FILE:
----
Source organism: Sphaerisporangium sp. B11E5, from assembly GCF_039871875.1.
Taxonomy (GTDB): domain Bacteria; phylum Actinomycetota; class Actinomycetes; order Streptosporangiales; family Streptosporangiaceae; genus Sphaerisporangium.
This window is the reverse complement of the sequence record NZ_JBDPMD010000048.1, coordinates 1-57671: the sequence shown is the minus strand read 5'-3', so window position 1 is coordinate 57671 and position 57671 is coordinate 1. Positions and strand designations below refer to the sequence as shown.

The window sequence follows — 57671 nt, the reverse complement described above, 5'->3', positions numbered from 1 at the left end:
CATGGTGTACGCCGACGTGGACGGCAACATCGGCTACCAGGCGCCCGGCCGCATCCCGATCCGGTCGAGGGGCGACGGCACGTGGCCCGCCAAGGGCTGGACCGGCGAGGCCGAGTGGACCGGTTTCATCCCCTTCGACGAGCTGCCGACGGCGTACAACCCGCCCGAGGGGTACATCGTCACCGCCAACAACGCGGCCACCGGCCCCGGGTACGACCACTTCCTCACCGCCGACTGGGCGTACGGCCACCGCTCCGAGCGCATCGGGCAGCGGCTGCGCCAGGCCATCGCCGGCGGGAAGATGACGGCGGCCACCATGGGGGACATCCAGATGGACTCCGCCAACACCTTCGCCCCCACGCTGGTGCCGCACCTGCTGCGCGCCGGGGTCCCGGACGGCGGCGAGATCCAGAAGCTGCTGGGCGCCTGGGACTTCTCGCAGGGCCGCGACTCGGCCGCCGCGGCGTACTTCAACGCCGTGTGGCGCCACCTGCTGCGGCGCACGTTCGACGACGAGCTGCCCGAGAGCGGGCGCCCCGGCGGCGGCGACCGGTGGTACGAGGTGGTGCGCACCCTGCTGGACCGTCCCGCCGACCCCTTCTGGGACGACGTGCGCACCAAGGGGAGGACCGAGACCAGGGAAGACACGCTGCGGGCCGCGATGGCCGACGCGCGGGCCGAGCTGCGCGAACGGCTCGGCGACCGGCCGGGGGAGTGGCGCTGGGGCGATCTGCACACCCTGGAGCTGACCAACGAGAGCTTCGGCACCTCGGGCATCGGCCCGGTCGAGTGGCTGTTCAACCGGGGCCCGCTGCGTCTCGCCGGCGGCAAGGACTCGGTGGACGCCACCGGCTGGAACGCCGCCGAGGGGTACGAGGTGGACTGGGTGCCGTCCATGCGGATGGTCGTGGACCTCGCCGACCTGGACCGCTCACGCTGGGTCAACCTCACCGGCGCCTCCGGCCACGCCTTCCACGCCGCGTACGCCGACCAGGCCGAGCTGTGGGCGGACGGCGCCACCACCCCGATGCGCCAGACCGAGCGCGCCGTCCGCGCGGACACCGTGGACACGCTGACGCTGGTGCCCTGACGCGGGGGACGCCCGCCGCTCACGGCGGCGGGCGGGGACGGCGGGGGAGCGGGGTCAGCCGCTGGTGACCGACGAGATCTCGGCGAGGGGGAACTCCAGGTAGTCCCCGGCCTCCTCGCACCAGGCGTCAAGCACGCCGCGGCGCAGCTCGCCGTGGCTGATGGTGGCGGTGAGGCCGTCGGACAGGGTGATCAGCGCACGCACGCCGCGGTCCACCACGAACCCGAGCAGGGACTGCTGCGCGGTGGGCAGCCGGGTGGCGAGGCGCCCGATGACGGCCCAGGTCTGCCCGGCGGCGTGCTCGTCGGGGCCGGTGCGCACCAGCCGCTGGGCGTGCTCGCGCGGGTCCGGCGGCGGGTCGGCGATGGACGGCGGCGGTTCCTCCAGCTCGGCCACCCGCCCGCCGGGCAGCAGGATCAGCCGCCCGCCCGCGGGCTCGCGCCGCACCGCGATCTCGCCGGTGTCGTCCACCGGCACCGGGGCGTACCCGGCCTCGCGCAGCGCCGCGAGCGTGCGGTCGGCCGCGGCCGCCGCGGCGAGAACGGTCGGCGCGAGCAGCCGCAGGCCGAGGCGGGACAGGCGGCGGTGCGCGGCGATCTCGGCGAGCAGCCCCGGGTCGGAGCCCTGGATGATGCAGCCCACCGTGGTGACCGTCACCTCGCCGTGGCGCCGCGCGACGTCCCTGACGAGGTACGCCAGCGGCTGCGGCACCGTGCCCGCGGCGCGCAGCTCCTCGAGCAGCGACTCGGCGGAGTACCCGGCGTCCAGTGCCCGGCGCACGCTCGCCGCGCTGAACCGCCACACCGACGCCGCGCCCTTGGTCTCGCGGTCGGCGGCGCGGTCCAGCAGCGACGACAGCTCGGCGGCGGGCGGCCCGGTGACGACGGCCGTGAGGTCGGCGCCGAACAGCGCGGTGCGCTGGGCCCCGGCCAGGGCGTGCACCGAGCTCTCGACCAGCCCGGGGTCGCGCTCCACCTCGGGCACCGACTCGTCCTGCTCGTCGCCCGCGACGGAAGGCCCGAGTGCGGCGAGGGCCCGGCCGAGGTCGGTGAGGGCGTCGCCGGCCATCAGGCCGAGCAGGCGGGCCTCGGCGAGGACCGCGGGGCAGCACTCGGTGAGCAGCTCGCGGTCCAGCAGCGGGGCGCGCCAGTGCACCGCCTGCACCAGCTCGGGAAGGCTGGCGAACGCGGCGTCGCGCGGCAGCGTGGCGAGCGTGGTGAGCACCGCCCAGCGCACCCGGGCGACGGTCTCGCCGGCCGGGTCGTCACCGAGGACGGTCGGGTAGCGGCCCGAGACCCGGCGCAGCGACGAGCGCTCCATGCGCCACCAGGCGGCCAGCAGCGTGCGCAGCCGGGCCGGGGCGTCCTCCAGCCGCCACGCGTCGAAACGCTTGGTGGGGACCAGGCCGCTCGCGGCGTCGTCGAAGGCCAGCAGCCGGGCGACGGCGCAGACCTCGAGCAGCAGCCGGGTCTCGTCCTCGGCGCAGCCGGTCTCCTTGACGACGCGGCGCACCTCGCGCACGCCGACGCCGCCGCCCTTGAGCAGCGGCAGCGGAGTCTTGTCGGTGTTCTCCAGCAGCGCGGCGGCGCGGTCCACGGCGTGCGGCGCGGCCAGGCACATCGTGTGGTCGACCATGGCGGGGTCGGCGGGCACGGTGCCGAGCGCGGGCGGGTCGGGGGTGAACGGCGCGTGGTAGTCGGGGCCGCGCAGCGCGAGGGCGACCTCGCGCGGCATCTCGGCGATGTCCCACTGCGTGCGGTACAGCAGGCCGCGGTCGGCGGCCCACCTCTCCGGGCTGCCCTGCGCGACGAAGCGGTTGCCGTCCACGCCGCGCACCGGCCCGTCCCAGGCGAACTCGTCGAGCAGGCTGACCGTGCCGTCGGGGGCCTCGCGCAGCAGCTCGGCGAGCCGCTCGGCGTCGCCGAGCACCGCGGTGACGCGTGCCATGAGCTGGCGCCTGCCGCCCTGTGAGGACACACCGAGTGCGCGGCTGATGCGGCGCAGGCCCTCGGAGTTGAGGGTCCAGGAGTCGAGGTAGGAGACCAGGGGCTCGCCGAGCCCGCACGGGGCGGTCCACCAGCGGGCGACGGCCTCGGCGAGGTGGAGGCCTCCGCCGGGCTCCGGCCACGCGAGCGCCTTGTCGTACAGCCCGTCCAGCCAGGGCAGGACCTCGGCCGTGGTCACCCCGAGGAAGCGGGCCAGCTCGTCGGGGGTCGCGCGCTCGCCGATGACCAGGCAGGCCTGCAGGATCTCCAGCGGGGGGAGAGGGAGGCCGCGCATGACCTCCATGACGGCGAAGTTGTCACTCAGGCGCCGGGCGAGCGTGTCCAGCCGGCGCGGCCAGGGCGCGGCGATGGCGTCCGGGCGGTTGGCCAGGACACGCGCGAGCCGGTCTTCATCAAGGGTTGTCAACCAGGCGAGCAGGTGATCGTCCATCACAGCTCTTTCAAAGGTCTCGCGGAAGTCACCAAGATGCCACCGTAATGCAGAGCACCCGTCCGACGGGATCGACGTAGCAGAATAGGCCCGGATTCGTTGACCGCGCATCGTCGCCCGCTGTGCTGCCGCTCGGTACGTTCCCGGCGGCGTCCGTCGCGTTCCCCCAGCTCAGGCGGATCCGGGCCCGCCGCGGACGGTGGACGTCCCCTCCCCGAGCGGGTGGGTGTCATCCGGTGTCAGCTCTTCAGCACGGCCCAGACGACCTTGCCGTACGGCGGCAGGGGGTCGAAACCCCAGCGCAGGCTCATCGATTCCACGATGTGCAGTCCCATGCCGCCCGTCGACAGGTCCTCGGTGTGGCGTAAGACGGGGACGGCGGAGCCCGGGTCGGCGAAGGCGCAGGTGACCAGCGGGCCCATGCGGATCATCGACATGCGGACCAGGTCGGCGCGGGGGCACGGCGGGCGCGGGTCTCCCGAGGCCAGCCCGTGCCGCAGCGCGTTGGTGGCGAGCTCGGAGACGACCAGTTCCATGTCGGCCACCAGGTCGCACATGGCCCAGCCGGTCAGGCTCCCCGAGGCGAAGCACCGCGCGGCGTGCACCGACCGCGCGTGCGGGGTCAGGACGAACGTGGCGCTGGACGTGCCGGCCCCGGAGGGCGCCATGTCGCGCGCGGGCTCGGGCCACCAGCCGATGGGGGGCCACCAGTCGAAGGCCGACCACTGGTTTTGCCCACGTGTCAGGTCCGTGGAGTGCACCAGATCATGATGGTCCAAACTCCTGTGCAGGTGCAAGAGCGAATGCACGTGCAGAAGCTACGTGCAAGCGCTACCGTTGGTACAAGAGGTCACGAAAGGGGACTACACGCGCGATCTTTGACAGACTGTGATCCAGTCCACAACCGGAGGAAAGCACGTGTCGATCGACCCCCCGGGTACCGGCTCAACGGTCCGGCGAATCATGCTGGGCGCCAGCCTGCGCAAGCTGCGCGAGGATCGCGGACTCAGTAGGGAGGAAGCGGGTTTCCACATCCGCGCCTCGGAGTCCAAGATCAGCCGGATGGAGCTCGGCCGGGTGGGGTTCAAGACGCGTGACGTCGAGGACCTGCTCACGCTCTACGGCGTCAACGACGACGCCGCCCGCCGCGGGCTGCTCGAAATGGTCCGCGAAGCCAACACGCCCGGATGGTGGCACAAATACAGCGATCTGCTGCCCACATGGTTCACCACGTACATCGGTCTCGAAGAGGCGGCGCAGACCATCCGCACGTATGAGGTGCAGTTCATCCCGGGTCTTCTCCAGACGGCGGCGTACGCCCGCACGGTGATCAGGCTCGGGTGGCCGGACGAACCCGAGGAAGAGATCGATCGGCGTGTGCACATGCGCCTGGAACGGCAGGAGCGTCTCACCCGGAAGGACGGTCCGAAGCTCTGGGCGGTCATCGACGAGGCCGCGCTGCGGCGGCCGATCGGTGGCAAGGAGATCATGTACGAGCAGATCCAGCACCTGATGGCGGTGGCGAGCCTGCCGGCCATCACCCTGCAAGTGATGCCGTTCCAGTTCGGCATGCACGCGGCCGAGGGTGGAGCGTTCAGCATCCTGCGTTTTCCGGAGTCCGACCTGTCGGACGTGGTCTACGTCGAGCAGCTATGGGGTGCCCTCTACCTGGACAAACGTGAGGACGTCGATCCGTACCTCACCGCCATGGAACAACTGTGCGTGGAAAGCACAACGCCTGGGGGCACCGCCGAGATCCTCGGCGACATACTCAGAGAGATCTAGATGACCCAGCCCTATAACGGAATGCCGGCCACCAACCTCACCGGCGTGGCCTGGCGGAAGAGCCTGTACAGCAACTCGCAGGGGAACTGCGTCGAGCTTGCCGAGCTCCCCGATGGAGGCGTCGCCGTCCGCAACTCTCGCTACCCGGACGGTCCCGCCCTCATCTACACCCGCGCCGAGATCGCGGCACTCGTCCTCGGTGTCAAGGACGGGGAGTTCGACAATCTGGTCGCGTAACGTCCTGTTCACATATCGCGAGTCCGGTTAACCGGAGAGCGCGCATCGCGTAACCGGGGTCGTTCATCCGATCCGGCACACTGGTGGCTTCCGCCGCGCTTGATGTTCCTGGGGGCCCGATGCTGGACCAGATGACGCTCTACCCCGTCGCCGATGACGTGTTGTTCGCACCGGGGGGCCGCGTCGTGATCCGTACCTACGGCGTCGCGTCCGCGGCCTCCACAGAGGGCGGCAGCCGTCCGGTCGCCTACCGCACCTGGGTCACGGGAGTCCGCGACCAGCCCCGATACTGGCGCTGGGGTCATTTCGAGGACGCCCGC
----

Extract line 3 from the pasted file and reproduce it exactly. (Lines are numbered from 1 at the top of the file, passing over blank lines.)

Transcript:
This window is the reverse complement of the sequence record NZ_JBDPMD010000048.1, coordinates 1-57671: the sequence shown is the minus strand read 5'-3', so window position 1 is coordinate 57671 and position 57671 is coordinate 1. Positions and strand designations below refer to the sequence as shown.